Fastest growing UK export markets for iron and steel now outside Europe

In this latest series of blogs, we take a deep dive into some of the UK’s most important sectors using our UK trade briefing report.  Here we look into the iron and steel sector.

This report was prepared in collaboration with Global Trade Review (GTR) and it reveals that Pakistan, Turkey and India are the UK’s fastest growing export partners for iron and steel. Exports to these markets are expected to grow by 5.9%, 1.4% and 0.9% respectively in the years to 2021.

Iron and steel exports to these three markets were worth $1.4bn in 2017 and the projected growth could generate an extra $29m a year for the industry’s exports.  

Figure one: fastest growing markets for UK iron and steel exports

Rank (fastest growing)


Growth rate per year to 2021 (%)

Value in 2017 (US$)

Projected growth per year (value US$)





















The data also shows that alongside Turkey being one of the fastest growing markets, it is now the UK’s largest export market for iron and steel exports. 

Iron and steel exports to Turkey have increased by 14% in the last ten years, these were worth $815m in 2017, some £100m more than in 2007 when exports to the country were worth $715m.

The research shows Turkey has become an important iron and steel export partner for the UK.  This partly because of its infrastructure development fuelled by its economic growth.  It is also due to the fact that the country is a staging post between Europe and the Middle East and Russia.  

Turkey itself provides highly technical drilling and extraction equipment into the Middle East and North Africa region and is dependent increasingly on imports from countries like the UK.

The remaining largest iron and steel markets are the USA ($682m), Germany ($475m), Spain ($434m), and France ($384m).

India ($339m) is the UK’s sixth largest market, while Sweden ($328m), Ireland ($294m), the Netherlands ($255m), and Pakistan ($246m) make up the remaining markets in the top ten.      

Meanwhile, iron and steel exports to Germany have decreased by two thirds over the period from $1.5bn to $475m.  The pattern is similar for Spain and France where exports have declined by $666m and $591m respectively over the ten years from 2007 to 2017.

The decline in exports to Europe can be accounted for by depressed growth in the region until the last two years.  In addition, there has been a shift in consumption in Europe away from UK manufactured iron and steel.  This is reflected in the rates of growth in the UK’s top export destinations.

Metals exports are at the heart of manufacturing production globally.  The iron and steel sector in particular is vital in producing components for all industries, as well as consumer goods.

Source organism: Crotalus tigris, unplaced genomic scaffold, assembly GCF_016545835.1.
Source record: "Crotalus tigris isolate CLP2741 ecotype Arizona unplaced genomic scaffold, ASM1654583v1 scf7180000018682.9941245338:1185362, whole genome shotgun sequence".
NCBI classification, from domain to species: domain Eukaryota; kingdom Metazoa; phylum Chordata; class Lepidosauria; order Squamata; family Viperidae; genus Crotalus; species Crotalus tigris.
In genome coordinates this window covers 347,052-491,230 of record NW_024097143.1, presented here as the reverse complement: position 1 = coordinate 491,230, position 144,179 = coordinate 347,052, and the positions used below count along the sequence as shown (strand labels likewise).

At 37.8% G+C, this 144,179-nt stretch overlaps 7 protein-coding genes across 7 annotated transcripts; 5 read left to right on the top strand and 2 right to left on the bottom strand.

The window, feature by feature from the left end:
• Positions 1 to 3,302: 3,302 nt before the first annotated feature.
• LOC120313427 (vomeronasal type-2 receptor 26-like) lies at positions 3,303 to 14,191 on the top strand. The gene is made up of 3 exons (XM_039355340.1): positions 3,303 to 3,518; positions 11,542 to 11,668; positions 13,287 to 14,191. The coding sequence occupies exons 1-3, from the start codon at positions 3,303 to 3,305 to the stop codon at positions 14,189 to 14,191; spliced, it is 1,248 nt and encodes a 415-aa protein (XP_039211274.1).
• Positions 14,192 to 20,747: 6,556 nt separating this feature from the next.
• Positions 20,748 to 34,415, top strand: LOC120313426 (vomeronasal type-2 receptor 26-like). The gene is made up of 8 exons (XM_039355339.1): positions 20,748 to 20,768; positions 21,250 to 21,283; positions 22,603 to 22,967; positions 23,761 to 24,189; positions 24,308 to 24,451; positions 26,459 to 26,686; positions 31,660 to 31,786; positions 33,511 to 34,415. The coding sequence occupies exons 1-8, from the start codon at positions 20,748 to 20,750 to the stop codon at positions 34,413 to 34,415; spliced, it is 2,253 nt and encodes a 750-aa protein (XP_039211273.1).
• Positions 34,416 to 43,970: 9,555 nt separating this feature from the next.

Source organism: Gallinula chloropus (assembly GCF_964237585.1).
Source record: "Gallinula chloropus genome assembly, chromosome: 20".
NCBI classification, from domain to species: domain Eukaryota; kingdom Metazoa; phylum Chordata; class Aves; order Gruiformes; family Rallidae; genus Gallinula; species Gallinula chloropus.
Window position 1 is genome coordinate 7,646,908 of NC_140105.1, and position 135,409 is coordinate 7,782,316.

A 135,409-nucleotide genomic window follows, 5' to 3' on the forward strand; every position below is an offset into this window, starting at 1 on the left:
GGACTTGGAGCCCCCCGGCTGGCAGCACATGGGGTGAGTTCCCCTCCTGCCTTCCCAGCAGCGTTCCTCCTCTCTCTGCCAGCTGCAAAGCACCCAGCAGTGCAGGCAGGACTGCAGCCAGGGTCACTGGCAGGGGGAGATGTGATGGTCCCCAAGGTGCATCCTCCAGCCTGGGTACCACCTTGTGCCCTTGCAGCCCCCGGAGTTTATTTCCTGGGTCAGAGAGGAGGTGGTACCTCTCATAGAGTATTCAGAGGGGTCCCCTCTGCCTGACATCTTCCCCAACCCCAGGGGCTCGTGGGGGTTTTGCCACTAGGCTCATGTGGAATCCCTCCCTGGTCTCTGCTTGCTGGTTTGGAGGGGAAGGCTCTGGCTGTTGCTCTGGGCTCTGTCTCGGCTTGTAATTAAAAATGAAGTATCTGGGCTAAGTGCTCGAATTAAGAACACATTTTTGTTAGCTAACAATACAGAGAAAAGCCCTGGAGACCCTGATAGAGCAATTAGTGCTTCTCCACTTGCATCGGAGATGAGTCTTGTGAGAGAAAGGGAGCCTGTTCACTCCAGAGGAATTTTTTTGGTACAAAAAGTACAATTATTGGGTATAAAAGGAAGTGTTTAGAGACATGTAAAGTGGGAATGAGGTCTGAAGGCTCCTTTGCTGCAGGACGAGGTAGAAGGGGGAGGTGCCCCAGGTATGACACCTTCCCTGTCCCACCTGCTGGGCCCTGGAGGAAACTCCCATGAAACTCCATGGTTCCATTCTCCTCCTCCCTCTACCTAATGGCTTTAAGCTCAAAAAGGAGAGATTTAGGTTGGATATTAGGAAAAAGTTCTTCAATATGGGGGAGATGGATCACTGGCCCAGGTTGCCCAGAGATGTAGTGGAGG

Risks ahead

There are, however, several challenges for the sector as highlighted in the research. 

First, there are specific risks around the US trade war which is centred on metals. 

Despite this, the damage is likely to be more limited for the UK.  This is because the iron and steel sector is smaller in value terms to UK exports than other sectors, such automotive and aerospace, so the impact will be restricted.

Second, there is downward pressure on prices globally which has pushed UK metals manufacturers higher up the value chain where they are a net exporter.  This has caused a structural change in the sector which could continue if prices continue to drop.  

Third, and the main challenge for sector, is to manage continued uncertainty.  However, this is a global challenge and not only limited to the UK.   

In such an environment, companies within this sector need working capital if they are going to continue to survive and thrive.   

It is only by providing better access to funding that we can support businesses to trade, grow and create jobs.

To read more about the research, please see our UK trade briefing report:   




This research was initially published in our UK trade briefing 2018 report, on which this blog and the data within is based.  The sources for the research include the United Nations, Eurostat, the OECD and customs and excise data as well as UK Office of National Statistics data. The analysis is based on the trends and patterns in trade flows which it projects forward.  It does not account for potential political or policy changes.

The information in this article is not the opinion of Wyelands Bank but based on the research commissioned and data provided by Global Trade Review in March 2018

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